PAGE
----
Spring and Autumn Annals By Diane di Prima
Reviewed by Jolie Braun
‘I woke to the sense that there was a lot to do, all of it beautiful, all of it urgent.’
A few years ago, I was researching poet Diane di Prima’s 1960s publishing venture, Poets Press, an underappreciated but important small press she used to publish the poetry of friends such as Audre Lorde, Allen Ginsberg, and A. B. Spellman, as well as her own work. My project led me to the University of Louisville, whose collection of di Prima’s papers contains material from this period. Looking through the boxes, I was struck by what was and wasn’t in her archives. There was no financial information, business records, or other official items of Poets Press. Instead, there were bits and pieces: mentions in letters and postcards, print runs and potential projects jotted down in notebooks, flyers for a book launch party. Such a motley assemblage is likely because di Prima’s life at the time was one of change and movement at odds with record keeping and saving materials. Spring and Autumn Annals, written during 1964–65 and published for the first time in its entirety this October (the one-year anniversary of di Prima’s passing), is a record of this extraordinarily active and tumultuous period in her life.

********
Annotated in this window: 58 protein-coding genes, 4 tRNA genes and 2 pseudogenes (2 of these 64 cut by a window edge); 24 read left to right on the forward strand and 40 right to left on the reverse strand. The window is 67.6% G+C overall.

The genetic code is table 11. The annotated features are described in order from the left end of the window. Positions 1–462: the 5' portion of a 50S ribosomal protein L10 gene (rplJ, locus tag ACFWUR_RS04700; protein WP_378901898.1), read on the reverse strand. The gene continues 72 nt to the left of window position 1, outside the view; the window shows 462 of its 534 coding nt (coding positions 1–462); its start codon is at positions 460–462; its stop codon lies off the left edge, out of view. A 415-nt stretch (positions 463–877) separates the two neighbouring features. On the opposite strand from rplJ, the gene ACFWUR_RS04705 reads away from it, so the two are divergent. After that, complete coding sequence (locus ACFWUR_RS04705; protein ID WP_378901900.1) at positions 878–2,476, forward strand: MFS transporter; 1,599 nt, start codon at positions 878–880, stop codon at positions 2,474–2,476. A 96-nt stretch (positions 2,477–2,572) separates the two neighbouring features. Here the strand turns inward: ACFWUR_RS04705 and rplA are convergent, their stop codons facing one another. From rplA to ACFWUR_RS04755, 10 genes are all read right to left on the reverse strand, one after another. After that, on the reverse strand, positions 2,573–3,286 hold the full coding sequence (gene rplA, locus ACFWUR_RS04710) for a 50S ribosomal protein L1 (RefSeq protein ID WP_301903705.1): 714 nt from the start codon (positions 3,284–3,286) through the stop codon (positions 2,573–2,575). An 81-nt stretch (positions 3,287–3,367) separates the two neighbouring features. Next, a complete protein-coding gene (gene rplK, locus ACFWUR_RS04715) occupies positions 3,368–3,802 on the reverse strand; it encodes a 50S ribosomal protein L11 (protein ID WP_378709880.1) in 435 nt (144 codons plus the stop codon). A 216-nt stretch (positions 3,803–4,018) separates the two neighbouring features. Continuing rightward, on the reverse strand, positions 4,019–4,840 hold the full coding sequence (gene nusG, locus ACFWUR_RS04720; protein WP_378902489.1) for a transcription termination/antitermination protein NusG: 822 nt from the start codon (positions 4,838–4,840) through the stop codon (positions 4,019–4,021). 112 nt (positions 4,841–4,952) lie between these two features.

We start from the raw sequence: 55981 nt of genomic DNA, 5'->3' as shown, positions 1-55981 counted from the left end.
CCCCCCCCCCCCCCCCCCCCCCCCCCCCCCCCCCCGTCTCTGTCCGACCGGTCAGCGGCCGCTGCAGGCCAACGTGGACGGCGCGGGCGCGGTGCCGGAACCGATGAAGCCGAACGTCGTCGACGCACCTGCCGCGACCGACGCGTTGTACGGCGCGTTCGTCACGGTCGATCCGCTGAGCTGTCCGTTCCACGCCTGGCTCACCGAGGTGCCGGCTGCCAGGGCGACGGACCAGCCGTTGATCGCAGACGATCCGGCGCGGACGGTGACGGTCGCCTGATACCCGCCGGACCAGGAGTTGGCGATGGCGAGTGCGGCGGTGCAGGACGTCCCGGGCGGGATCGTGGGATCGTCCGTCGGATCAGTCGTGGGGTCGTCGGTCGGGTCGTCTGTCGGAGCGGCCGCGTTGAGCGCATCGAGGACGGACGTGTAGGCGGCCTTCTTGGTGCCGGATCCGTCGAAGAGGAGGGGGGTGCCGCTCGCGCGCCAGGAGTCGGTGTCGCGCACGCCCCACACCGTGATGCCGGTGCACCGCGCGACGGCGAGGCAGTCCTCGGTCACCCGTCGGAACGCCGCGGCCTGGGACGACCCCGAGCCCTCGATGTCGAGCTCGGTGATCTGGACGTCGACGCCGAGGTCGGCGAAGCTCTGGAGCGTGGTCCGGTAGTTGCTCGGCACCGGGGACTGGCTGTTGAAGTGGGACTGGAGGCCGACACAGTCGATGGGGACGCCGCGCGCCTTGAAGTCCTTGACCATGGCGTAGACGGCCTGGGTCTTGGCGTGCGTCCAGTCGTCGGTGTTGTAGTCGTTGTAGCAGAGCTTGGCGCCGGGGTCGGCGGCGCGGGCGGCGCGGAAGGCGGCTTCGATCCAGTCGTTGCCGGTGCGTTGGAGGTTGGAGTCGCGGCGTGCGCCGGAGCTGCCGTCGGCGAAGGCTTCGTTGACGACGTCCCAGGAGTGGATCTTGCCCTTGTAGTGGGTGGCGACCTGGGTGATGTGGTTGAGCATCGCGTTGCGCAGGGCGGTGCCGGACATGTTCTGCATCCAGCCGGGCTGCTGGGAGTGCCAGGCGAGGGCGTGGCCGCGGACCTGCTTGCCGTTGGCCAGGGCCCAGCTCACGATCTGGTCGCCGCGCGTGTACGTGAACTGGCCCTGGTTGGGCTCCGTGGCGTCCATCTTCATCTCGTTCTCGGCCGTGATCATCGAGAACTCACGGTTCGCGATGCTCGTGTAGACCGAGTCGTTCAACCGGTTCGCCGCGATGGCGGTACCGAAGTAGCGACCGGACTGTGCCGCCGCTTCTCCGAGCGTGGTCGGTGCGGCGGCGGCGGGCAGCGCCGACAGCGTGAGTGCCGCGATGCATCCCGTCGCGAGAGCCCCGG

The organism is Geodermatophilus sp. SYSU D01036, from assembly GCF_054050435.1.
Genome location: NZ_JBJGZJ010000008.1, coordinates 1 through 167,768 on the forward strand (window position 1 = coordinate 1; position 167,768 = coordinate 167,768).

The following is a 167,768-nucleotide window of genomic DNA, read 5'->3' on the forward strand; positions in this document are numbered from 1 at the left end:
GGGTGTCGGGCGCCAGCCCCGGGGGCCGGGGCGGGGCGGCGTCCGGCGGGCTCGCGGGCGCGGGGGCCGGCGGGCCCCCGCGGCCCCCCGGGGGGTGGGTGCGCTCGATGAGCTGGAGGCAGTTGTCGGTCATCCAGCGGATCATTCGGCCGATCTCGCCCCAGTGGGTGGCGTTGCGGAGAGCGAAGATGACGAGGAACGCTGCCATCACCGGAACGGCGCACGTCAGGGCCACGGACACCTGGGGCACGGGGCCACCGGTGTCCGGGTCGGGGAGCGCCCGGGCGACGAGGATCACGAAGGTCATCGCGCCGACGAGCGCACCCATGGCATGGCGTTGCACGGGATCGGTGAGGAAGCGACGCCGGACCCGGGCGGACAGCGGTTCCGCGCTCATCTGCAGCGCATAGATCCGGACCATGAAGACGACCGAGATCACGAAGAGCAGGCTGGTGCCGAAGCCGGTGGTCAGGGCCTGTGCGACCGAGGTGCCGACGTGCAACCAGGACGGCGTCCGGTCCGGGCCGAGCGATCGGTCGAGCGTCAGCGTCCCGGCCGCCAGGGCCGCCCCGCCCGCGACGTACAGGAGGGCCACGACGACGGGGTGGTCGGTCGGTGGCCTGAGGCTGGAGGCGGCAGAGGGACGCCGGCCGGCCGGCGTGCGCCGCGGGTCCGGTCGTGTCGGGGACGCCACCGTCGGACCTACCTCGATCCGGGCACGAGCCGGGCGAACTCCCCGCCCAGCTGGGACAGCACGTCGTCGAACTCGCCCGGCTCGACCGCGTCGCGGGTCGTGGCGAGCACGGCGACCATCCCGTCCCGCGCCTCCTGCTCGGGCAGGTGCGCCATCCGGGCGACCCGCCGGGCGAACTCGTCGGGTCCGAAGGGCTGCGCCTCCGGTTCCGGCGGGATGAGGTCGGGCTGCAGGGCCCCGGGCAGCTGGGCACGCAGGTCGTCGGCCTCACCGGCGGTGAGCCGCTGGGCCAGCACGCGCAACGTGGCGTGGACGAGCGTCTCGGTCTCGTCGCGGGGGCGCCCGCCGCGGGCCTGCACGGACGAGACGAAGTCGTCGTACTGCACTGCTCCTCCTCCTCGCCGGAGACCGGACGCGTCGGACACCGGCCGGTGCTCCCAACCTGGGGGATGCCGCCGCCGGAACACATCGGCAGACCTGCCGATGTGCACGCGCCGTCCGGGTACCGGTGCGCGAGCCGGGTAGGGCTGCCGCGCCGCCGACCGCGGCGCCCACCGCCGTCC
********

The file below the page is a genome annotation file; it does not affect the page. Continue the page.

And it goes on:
She began keeping a journal after her friend, the dancer and Warhol-star Fred Herko, committed suicide on October 27, 1964. He was twenty-eight. Struggling to accept his death, she wrote daily for a year, timing her sessions by lighting a stick of incense and writing until it burned down. Spring and Autumn Annals, the result, is several things at once. Most immediately, it is an elegy for her friend and muse, about whom di Prima wrote many poems, including the collection Freddie Poems in 1972. In Annals, she portrays a charismatic and flawed figure whom she first met on a bench in Washington Square Park ten years earlier. Herko had trained at Juilliard as a pianist before deciding to pursue dance, studying at the American Ballet Theater School and with Merce Cunningham. He was handsome, gentle, and impulsive. She recalls his refrain: “Where’s your sense of adventure, di Prima?” A growing dependence on amphetamines during the last several months of Herko’s life led him to become increasingly unstable. As she recounts their shared apartments, early-morning and late-night conversations, coffee at diners, arguments, and heartbreaks, it becomes clear that for all the uncertainty during their twenties, they were constants in one another’s lives. She feels pangs of his absence, writing “The air is filled with things you would have made.”